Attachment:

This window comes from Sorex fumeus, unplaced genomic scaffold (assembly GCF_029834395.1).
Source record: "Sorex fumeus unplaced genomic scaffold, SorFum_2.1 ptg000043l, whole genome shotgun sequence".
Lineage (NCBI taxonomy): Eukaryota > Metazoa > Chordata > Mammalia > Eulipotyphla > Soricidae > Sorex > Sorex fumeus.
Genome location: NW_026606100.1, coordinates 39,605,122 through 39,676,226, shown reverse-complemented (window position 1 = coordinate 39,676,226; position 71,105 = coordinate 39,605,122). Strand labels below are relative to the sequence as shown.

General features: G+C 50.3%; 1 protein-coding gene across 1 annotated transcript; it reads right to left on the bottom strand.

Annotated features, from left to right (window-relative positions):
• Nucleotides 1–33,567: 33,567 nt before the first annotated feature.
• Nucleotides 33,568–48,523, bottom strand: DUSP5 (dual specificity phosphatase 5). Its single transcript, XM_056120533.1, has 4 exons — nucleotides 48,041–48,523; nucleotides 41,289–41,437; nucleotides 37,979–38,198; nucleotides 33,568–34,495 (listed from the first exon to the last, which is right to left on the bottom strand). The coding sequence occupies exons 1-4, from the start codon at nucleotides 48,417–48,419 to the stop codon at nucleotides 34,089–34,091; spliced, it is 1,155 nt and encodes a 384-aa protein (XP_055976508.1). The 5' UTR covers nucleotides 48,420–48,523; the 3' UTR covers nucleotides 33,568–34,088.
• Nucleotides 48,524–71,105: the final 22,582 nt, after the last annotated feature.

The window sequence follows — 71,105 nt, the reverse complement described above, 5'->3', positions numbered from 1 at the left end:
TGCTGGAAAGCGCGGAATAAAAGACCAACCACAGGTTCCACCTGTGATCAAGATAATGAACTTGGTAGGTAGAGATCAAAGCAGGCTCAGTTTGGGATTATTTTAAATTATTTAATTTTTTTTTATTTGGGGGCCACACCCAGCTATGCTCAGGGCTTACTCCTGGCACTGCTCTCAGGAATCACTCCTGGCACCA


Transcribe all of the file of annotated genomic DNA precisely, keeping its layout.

This window comes from Sorex fumeus, unplaced genomic scaffold (assembly GCF_029834395.1).
Source record: "Sorex fumeus unplaced genomic scaffold, SorFum_2.1 ptg000043l, whole genome shotgun sequence".
Lineage (NCBI taxonomy): Eukaryota > Metazoa > Chordata > Mammalia > Eulipotyphla > Soricidae > Sorex > Sorex fumeus.
Genome location: NW_026606100.1, coordinates 39,605,122 through 39,676,226, shown reverse-complemented (window position 1 = coordinate 39,676,226; position 71,105 = coordinate 39,605,122). Strand labels below are relative to the sequence as shown.

General features: G+C 50.3%; 1 protein-coding gene across 1 annotated transcript; it reads right to left on the bottom strand.

Annotated features, from left to right (window-relative positions):
• Nucleotides 1–33,567: 33,567 nt before the first annotated feature.
• Nucleotides 33,568–48,523, bottom strand: DUSP5 (dual specificity phosphatase 5). Its single transcript, XM_056120533.1, has 4 exons — nucleotides 48,041–48,523; nucleotides 41,289–41,437; nucleotides 37,979–38,198; nucleotides 33,568–34,495 (listed from the first exon to the last, which is right to left on the bottom strand). The coding sequence occupies exons 1-4, from the start codon at nucleotides 48,417–48,419 to the stop codon at nucleotides 34,089–34,091; spliced, it is 1,155 nt and encodes a 384-aa protein (XP_055976508.1). The 5' UTR covers nucleotides 48,420–48,523; the 3' UTR covers nucleotides 33,568–34,088.
• Nucleotides 48,524–71,105: the final 22,582 nt, after the last annotated feature.

The window sequence follows — 71,105 nt, the reverse complement described above, 5'->3', positions numbered from 1 at the left end:
TGCTGGAAAGCGCGGAATAAAAGACCAACCACAGGTTCCACCTGTGATCAAGATAATGAACTTGGTAGGTAGAGATCAAAGCAGGCTCAGTTTGGGATTATTTTAAATTATTTAATTTTTTTTTATTTGGGGGCCACACCCAGCTATGCTCAGGGCTTACTCCTGGCACTGCTCTCAGGAATCACTCCTGGCACCA